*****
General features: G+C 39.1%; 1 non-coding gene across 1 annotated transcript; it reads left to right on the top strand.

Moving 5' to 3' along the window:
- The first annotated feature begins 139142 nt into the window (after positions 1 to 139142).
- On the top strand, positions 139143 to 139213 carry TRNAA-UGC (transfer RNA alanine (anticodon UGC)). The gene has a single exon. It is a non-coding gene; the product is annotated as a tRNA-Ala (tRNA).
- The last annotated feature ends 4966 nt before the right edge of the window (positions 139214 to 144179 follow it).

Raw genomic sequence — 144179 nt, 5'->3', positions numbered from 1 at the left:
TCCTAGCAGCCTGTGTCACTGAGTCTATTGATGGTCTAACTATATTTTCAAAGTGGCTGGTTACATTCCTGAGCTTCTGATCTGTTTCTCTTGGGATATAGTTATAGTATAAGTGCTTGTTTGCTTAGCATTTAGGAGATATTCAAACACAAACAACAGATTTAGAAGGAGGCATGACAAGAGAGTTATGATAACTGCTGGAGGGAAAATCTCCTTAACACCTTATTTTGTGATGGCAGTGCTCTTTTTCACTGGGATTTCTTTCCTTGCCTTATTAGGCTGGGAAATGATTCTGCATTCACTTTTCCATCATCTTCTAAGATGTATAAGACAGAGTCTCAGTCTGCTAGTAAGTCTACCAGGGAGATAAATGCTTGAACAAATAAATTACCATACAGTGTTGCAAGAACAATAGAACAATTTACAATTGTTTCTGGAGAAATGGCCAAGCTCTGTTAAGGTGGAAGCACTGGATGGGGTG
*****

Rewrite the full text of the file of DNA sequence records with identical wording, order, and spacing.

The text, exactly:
General features: G+C 39.1%; 1 non-coding gene across 1 annotated transcript; it reads left to right on the top strand.

Moving 5' to 3' along the window:
- The first annotated feature begins 139142 nt into the window (after positions 1 to 139142).
- On the top strand, positions 139143 to 139213 carry TRNAA-UGC (transfer RNA alanine (anticodon UGC)). The gene has a single exon. It is a non-coding gene; the product is annotated as a tRNA-Ala (tRNA).
- The last annotated feature ends 4966 nt before the right edge of the window (positions 139214 to 144179 follow it).

Raw genomic sequence — 144179 nt, 5'->3', positions numbered from 1 at the left:
TCCTAGCAGCCTGTGTCACTGAGTCTATTGATGGTCTAACTATATTTTCAAAGTGGCTGGTTACATTCCTGAGCTTCTGATCTGTTTCTCTTGGGATATAGTTATAGTATAAGTGCTTGTTTGCTTAGCATTTAGGAGATATTCAAACACAAACAACAGATTTAGAAGGAGGCATGACAAGAGAGTTATGATAACTGCTGGAGGGAAAATCTCCTTAACACCTTATTTTGTGATGGCAGTGCTCTTTTTCACTGGGATTTCTTTCCTTGCCTTATTAGGCTGGGAAATGATTCTGCATTCACTTTTCCATCATCTTCTAAGATGTATAAGACAGAGTCTCAGTCTGCTAGTAAGTCTACCAGGGAGATAAATGCTTGAACAAATAAATTACCATACAGTGTTGCAAGAACAATAGAACAATTTACAATTGTTTCTGGAGAAATGGCCAAGCTCTGTTAAGGTGGAAGCACTGGATGGGGTG